Defining public access based on the high tide line is clearer and easier, and more reflective of the constitutional right to shoreline access, proponents say.

Whether you’re a professor from URI or just a lay person, you can look down at the water and see where the wrack line is,” said Greg Vespe, executive director for the Rhode Island Saltwater Anglers Association, speaking to lawmakers on March 28. “It’s visible and it’s understandable.”

While the study commission proposed a 10-foot buffer from the high tide line, Cortvriend’s bill whittles that down to 6 feet based on what top House lawmakers supported, she said.

The constitution doesn’t say we can enjoy a section of the shore. It’s the shore, period.

– Sen. Mark McKenney, a Warwick Democrat

McKenney, who also served on the study commission, said he thought both options were a bit too “conservative.” His proposal, extending access up to the vegetation line, aims to give Rhode Islanders as much beach space as possible, he said.

“The constitution doesn’t say we can enjoy a section of the shore,” he said. “It’s the shore, period.”

The House Judiciary Committee unanimously voted Tuesday to send Rep. Terri Cortvriend’s shoreline access bill to the full chamber for a floor vote. (Photo by Nancy Lavin/Rhode Island Current)

The vegetation line was not one of the five boundary options that the study commission examined. Cortvriend worried that House lawmakers might not be on board, especially without legal vetting.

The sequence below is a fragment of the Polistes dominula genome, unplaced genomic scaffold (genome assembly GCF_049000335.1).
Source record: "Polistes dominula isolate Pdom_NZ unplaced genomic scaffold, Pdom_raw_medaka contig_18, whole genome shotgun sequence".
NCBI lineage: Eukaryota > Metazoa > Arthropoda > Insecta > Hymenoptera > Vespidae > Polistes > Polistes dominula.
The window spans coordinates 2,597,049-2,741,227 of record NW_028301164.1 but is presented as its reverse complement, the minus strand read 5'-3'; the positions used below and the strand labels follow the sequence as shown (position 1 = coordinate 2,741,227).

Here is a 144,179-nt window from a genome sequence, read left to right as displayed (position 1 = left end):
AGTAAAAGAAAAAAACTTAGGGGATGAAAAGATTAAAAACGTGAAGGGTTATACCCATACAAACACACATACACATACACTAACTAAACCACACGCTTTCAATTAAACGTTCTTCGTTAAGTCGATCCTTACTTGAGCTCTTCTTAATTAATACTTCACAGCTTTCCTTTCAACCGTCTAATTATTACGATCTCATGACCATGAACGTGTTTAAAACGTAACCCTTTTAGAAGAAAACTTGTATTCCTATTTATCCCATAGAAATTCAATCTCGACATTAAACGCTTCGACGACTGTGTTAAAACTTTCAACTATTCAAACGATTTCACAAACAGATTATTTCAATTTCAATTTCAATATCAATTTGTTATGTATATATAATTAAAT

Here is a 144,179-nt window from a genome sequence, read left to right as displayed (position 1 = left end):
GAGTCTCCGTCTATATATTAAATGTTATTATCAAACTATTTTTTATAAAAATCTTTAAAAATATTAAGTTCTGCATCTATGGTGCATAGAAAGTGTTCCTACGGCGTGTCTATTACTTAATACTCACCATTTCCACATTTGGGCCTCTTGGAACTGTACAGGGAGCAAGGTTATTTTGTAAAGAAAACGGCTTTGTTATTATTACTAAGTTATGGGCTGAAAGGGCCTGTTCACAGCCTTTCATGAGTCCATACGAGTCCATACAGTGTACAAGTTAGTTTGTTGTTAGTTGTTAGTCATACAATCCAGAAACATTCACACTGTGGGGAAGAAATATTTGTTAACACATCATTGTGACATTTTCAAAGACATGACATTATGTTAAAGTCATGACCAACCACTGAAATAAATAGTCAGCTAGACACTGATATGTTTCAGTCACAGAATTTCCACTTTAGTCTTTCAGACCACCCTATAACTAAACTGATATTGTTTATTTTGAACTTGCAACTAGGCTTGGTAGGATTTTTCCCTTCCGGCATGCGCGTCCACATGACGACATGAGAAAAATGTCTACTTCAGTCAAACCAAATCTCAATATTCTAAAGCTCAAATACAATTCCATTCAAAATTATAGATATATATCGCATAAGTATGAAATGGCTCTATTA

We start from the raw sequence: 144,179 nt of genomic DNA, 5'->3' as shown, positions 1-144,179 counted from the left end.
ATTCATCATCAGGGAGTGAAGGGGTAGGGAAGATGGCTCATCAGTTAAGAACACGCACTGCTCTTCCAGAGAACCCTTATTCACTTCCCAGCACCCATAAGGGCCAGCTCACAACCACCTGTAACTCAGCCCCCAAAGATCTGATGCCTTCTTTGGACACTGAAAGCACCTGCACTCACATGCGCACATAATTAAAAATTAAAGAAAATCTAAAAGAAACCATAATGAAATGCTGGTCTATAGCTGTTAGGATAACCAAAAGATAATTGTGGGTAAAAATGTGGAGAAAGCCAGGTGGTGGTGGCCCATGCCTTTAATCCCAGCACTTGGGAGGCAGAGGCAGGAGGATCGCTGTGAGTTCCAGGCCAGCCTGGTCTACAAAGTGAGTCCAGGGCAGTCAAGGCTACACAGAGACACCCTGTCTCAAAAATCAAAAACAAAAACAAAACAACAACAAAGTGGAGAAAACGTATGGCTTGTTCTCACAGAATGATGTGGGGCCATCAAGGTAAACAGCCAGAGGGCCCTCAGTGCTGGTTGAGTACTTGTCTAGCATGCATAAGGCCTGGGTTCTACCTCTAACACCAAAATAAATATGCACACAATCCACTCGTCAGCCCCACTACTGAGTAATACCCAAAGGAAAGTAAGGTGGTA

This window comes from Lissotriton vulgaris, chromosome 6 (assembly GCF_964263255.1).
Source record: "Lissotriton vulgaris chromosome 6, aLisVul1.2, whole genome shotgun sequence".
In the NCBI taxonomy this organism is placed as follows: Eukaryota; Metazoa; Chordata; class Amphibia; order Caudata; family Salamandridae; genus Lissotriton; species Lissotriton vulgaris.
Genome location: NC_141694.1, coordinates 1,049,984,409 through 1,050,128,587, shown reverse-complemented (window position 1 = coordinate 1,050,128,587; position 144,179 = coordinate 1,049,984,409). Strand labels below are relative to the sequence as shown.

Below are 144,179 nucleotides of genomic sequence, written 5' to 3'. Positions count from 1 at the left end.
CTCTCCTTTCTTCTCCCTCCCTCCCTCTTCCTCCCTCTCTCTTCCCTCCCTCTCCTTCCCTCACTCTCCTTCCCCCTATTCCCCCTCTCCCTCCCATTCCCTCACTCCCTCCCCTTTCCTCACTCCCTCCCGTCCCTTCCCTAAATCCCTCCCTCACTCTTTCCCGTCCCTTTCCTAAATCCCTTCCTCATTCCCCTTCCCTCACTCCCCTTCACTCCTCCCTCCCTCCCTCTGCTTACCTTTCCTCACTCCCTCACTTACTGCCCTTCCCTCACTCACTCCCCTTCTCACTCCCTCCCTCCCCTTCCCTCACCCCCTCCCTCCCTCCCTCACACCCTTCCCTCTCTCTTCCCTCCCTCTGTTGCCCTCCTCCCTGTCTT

“I don’t think the House leadership is going to be thrilled with the vegetation line,” she said.

House Speaker K. Joseph Shekarchi was not available for comment Tuesday.

But Cortvriend’s bill is already winding its way through the legislative process, having secured uanimous approval from the House Judiciary Committee Tuesday, with a vote before the full chamber  scheduled for Thursday.

McKenney wasn’t deterred. He wasn’t against Cortvriend’s version, but wanted to give his idea a chance before discussing hypothetical compromise legislation. A hearing on McKenney’s bill has not been scheduled.

Senate President Dominick Ruggerio will not be “prejudging”  legislation, according to spokesman Greg Pare. Pare also said the Senate has not had much time to analyze and consider the issue, since the study commission’s recommendations were introduced late in the 2022 session. 

Amid conflicting legislation, some shoreline access proponents have suggested reverting back to the commission’s recommended 10-foot buffer zone. 

“We urge the two chambers to work together to find a solution we can put into law this year, as opposed to getting hung up on where the line is and precisely the right balance,” said Michael Woods,  chairman of the New England chapter of the Backcountry Hunters and Anglers, during a March 28 hearing. 


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Nancy Lavin
Nancy Lavin

Nancy Lavin is senior reporter covering state politics, energy and environmental issues for the Rhode Island Current.